TLC logo TLC #97:  May 19, 2007

Dear Hearts & Gentle People:
It's a girl!!!
Unless you receive the Lexington newspapers or see K.C. TV stations, you may not know that the mysterious cast iron coffin discovered in Machpelah Cemetery has revealed its contents to be a young woman, probably around 30 years of age.
This remarkable find was discovered in February, I believe, as they were opening a new gravesite in preparation for a burial. Authorities were notified, including the Smithsonian Institution, and the University of Missouri was very interested. The coffin was carefully unearthed, shipped to a laboratory at MU, and examined by scientists. If you can't wait any longer to see the photos of "the grand opening," go to our web pages
As for other news of Lexington, I hardly know where to start! We have two new restaurants opening soon: a tea room in Strictly Victorian (antiques and gift shop) between 12th & 11th Streets on the south side of Main, and a Chinese restaurant in the 4-Life Center's shopping area on Highway 13. The Lexington Inn has re-opened under new management, and the new restaurant operating there is called The Edge of Town, an appropriate appellation.
In Chinese puzzle fashion, downtown retail is making big shifts. First, the very successful Mexican restaurant, Las Carretas, will move from the Palace building to the current location of The Brewery restaurant on Franklin next door to the movie theatre. The Brewery will close and re-open as Piggy's BBQ at the corner of 10th & Main, site of the former Corner Bar and waaaay back, Malo's Bar.
Gigi's, a boutique, will move across the street into a building formerly housing a hair salon (Salon LaVogue, which I believe is moving to the 4-Life Center shopping area also). Gigi's will then be next door to The Velvet Pumpkin, both shops owned by Georgia Brown. (No, that's her real name.)
And what will happen in the areas vacated by Las Carretas and Gigi's? Law offices. Bob Langdon, whose offices are upstairs in the former Palace building, will expand his law offices and storage, utilizing the whole area.
Whew! If you were able to follow all that, please explain it to me.
What else? Well, we had a cruel Spring. March was so warm that all the plants got excited and began to bud. Then about four days of hard freeze in April "nipped" them, so we saw very little of our dogwoods and lilac blossoms. Everything survived, and leafed out, but it was disappointing.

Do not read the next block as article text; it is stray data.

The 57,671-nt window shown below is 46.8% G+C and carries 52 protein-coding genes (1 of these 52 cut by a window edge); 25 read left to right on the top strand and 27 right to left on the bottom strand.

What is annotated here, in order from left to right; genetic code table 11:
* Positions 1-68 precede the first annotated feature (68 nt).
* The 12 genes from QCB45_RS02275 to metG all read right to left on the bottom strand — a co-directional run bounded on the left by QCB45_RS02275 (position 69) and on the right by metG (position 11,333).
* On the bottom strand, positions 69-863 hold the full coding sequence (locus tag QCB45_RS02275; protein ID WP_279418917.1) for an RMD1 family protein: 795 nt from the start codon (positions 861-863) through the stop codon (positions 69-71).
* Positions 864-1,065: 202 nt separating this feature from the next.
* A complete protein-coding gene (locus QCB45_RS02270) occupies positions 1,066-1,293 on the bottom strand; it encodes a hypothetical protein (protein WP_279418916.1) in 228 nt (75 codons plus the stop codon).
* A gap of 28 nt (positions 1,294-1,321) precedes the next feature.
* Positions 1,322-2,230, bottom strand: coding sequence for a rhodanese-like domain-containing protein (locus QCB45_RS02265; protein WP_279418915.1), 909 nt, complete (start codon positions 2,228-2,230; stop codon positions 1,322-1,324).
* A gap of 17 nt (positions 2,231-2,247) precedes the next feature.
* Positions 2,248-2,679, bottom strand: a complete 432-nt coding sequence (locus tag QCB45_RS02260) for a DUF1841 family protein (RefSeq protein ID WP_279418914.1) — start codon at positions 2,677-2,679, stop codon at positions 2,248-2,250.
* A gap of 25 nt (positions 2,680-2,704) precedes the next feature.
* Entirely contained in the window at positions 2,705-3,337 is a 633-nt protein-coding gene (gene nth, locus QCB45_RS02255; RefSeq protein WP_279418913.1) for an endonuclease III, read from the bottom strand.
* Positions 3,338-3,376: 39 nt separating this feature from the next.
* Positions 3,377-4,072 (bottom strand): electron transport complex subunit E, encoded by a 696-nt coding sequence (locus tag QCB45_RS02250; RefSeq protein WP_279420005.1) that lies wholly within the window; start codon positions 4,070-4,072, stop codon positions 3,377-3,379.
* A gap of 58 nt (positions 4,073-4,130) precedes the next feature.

Apparently it's safe to plant now, because more than 40 flower pots on downtown corners were planted this weekend. Last year they put on a beautiful show, and everyone is hoping they'll thrive again this year.
The mural project continues, and the goal is within sight. Please check that out at  It will be on the east wall of the building on the south side of Franklin at 11th St.
The mail brought many positive comments about Lexington's recent awards. A sample from Lovella Yates '56 Damborg:
Congratulations on living in historic, charming, beautiful, happy Lexington.  I guess you now lollygag about the streets wearing your "WE WON" buttons.  Keep up the outstanding civic pride.
Ah, but we are much too modest to do that. We simply stop cars on the highway and tell them how wonderful Lexington is.
Jim O'Malley is not only a faithful reader and faithful contributor, he has terrific recall. A recent note suggests a new theme for us to explore:  Lexington Legends. This is what he wrote:
Hi,  Here's a list of people I call the  "Lexington Legends."  These are people, all deceased, who have lived on in the memories of many of us and who made life fun and interesting.   I'm sure the readers  will have their own "Legends" to add to the list.   Read on:

1. Con Barron.   Con Barron was a warm-hearted man who worked in several grocery stores in Lexington.  When he would see a young child he would ask them "'s the wife (or husband) and children?"  Lots of us would respond by saying something like  "...Mr. Barron, 
I'm only 7 years old!"  He'd always give a loud laugh and thoroughly enjoy the moment.

2. Katie and Cue Ussery.    Cue Ussery was a Lexington businessman. He had many business interests but his "Cue's Cafe" was a Lexington institution.   Teenagers in the 30s and 40s would gather in the  basement of Cue's and dance to the music of his Jukebox.  Swing was